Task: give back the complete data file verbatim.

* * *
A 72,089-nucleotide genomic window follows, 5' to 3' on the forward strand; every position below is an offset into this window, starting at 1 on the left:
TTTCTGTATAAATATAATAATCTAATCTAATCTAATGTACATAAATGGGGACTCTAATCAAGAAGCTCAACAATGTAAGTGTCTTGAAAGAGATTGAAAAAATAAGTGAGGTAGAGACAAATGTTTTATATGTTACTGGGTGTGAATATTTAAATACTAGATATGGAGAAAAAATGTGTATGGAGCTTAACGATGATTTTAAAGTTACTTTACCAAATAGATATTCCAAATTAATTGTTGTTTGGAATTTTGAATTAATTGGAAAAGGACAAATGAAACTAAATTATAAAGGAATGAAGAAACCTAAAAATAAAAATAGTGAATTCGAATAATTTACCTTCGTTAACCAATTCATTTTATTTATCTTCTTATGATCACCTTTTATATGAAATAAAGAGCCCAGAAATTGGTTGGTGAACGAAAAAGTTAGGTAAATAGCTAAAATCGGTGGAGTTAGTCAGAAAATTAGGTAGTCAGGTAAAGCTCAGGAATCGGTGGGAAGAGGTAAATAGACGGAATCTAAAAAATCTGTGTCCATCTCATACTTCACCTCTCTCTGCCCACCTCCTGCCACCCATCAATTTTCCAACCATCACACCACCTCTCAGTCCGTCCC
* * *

A 72,089-nucleotide genomic window follows, 5' to 3' on the forward strand; every position below is an offset into this window, starting at 1 on the left:
TTTCTGTATAAATATAATAATCTAATCTAATCTAATGTACATAAATGGGGACTCTAATCAAGAAGCTCAACAATGTAAGTGTCTTGAAAGAGATTGAAAAAATAAGTGAGGTAGAGACAAATGTTTTATATGTTACTGGGTGTGAATATTTAAATACTAGATATGGAGAAAAAATGTGTATGGAGCTTAACGATGATTTTAAAGTTACTTTACCAAATAGATATTCCAAATTAATTGTTGTTTGGAATTTTGAATTAATTGGAAAAGGACAAATGAAACTAAATTATAAAGGAATGAAGAAACCTAAAAATAAAAATAGTGAATTCGAATAATTTACCTTCGTTAACCAATTCATTTTATTTATCTTCTTATGATCACCTTTTATATGAAATAAAGAGCCCAGAAATTGGTTGGTGAACGAAAAAGTTAGGTAAATAGCTAAAATCGGTGGAGTTAGTCAGAAAATTAGGTAGTCAGGTAAAGCTCAGGAATCGGTGGGAAGAGGTAAATAGACGGAATCTAAAAAATCTGTGTCCATCTCATACTTCACCTCTCTCTGCCCACCTCCTGCCACCCATCAATTTTCCAACCATCACACCACCTCTCAGTCCGTCCC